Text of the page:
Classifications of Data Elements for a Particular Disease

A data element that can be used in multiple clinical studies, as determined by
a working group of experienced clinical researchers assembled by the NINDS. The
CDEs are content standards that can be applied to various data collection models
and are intended to be dynamic standards that may evolve over time. The goal of
the NINDS CDE Project is to develop standard definitions, code lists, and instructions
for the CDEs so that investigators collect them consistently across studies. CDEs
are the foundation for interoperability among data systems and are a subset of the
universe of all data elements.

A data element that collects essential information applicable to any study, including either those which span across all disease and therapeutic areas or those that are specific to one disease area. The NINDS and their appointed working groups assign the ?Core? classification based on the current clinical research best practices. This term applies to both the General CDEs and the Disease-specific CDEs. In each case, the Core CDEs are a small subset of the available CDEs, where it is anticipated that investigators will need to collect the Core CDEs on any type of study.

Examples of the General Core CDEs include basic demographic information and basic enrollment data collected from all study participants. Examples of Disease-specific Core CDEs for Traumatic Brain Injury studies include CDEs for the Glasgow Outcome Scale Extended.

A logical unit of data, pertaining to information of one kind. A data element
has a name, precise definition, and clear enumerated values (codes) if applicable.
A data element is not necessarily the smallest unit of data; it can be a unique
combination of one or more smaller units. A data element occupies the space provided
by field(s) on a paper/electronic case report form (CRF) or field(s) in a database

An example of a data element is race, where a study participant is asked to choose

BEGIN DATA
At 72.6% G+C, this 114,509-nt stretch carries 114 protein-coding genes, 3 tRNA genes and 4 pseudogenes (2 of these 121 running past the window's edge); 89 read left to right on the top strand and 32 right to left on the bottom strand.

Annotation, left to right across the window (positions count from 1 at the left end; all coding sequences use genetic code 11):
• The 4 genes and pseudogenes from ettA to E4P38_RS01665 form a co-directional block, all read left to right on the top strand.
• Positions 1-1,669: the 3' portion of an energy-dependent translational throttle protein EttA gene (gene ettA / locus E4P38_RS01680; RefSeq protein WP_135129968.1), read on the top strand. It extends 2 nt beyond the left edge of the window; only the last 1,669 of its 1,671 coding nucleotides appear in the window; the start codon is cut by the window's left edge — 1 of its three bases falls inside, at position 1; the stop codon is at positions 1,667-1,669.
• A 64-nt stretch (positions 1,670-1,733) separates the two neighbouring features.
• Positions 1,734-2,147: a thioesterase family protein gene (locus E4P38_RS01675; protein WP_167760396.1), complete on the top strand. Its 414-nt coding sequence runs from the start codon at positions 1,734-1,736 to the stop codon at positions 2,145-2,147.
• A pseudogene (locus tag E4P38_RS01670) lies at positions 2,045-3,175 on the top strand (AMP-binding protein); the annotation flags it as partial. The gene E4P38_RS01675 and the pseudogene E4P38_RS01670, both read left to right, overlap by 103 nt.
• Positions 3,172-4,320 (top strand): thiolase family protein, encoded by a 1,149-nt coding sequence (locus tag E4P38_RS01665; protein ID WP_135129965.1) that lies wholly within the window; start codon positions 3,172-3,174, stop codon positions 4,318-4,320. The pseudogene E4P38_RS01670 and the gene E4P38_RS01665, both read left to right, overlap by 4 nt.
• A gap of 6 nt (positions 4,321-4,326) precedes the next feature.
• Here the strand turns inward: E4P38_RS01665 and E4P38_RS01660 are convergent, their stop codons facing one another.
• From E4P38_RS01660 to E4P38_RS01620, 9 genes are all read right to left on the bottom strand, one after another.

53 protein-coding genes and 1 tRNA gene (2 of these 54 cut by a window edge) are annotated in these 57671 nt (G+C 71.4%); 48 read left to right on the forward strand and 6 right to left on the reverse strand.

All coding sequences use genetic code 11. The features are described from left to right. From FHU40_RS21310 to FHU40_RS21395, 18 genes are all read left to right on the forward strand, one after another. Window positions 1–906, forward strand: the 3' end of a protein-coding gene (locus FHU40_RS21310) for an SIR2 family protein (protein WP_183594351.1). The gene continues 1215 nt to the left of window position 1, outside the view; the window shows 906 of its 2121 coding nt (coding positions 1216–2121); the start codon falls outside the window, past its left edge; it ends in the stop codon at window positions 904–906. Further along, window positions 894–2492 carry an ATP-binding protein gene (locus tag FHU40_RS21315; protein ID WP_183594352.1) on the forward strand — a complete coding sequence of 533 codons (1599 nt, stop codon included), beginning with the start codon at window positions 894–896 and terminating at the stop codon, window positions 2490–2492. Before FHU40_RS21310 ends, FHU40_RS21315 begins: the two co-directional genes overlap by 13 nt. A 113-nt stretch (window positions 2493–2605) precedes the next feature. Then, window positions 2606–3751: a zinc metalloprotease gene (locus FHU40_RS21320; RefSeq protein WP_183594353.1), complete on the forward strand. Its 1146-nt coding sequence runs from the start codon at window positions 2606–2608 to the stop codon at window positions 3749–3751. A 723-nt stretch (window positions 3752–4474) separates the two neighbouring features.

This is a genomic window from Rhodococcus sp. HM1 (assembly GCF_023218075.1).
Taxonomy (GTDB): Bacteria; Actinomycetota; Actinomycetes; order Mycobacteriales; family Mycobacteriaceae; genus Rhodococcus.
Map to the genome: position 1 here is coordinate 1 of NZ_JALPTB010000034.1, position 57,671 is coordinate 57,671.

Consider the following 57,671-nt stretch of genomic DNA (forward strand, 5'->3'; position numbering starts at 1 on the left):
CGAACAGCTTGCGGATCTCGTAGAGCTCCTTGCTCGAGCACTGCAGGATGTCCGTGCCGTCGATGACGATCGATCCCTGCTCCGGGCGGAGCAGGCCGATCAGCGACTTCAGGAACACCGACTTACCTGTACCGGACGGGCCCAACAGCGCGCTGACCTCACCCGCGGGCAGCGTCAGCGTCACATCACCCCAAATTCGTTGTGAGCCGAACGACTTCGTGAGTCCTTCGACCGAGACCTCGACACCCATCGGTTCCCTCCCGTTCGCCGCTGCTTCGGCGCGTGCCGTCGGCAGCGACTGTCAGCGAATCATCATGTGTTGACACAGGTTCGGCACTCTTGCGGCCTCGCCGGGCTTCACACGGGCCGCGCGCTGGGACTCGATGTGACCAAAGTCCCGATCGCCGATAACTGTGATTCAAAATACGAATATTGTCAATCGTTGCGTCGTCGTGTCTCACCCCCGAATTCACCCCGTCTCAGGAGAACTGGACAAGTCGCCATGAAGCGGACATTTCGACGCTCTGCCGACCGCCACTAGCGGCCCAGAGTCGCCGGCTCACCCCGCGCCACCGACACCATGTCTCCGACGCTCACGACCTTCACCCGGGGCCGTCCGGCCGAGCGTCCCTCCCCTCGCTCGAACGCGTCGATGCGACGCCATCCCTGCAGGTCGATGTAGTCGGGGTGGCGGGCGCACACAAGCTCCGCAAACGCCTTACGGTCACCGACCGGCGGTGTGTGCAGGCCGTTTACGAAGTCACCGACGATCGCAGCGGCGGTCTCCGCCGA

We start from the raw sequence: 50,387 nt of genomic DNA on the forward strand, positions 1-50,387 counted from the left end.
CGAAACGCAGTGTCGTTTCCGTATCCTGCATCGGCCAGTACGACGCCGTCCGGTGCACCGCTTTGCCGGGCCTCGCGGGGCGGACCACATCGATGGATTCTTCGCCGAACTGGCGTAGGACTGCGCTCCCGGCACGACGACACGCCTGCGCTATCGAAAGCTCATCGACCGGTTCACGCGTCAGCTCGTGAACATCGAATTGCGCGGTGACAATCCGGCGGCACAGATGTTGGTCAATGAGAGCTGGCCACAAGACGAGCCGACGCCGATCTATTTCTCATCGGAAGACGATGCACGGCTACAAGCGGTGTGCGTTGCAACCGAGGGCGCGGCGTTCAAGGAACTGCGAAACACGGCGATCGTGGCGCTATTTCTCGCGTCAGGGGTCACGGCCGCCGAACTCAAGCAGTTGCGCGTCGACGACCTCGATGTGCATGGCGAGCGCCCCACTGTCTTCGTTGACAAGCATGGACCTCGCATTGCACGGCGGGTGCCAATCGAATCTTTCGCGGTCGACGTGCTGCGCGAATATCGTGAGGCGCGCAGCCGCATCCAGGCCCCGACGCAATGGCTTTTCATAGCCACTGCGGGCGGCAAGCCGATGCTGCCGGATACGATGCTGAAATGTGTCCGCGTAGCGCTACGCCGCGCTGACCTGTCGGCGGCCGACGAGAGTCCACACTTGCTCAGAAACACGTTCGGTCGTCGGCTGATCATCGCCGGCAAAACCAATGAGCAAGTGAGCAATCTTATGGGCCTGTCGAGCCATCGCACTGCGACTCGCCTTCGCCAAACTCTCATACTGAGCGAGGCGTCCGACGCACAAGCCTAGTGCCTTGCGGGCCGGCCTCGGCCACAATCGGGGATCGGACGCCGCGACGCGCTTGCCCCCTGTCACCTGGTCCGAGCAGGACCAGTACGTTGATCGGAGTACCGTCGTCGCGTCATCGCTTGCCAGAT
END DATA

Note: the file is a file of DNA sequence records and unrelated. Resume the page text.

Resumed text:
which racial category or categories he/she identifies. The race data element generally
consists of the following categories, which are the permissible values/responses:
American Indian or Alaska Native, Asian, Black or African-American, Native Hawaiian
or Other Pacific Islander, and White.

A data element specific to a particular disease or therapeutic area. The NINDS develops disease-specific CDEs for a variety of diseases including, but not
limited to: epilepsy, stroke, Parkinson?s disease, traumatic brain injury, and spinal
cord injury.

A data element that requires further validation, but may fill current gaps in the CDEs and/or substitute for an existing CDE once validation is complete. Such data elements show great promise, but require further validation before they are ready for prime-time use in clinical research studies. They are reasonable to use with the understanding that limited study has been done in the target group.

A data element that can be consistently collected across studies in any disease or therapeutic area. Examples include CDEs collected on the following forms: Demographics, Physical Exam, Informed Consent and Enrollment, and Adverse Events.

The remaining data elements collected by a study that are important to the protocol
but are NOT considered CDEs. In fact, the NINDS recognizes that the most important
variables collected by a study may not be CDEs.

Examples of Protocol-specific data elements are those pertaining to how a specific
intervention being studied is administered or data elements that comprise a new
disease-specific quality of life assessment that is being developed.

A data element which is commonly collected in clinical research studies but whose relevance depends upon the study design (i.e., clinical trial, cohort study, etc.) or type of research involved.

Examples of Supplemental CDEs are the Epilepsy CDEs related to electroencephalogram
(EEG) that are only relevant to epilepsy studies that use EEG for diagnostic purposes
and the Stroke CDEs related to administration of Tissue Plasminogen Activator (tPA) that
are relevant to acute ischemic stroke studies but not relevant to intracerebral
hemorrhage (ICH) studies.

A data element which is essential based on certain conditions or study types in clinical research studies. In most cases, these have been used and validated in the disease area. These data elements are strongly recommended for the specified disease condition, study type or design.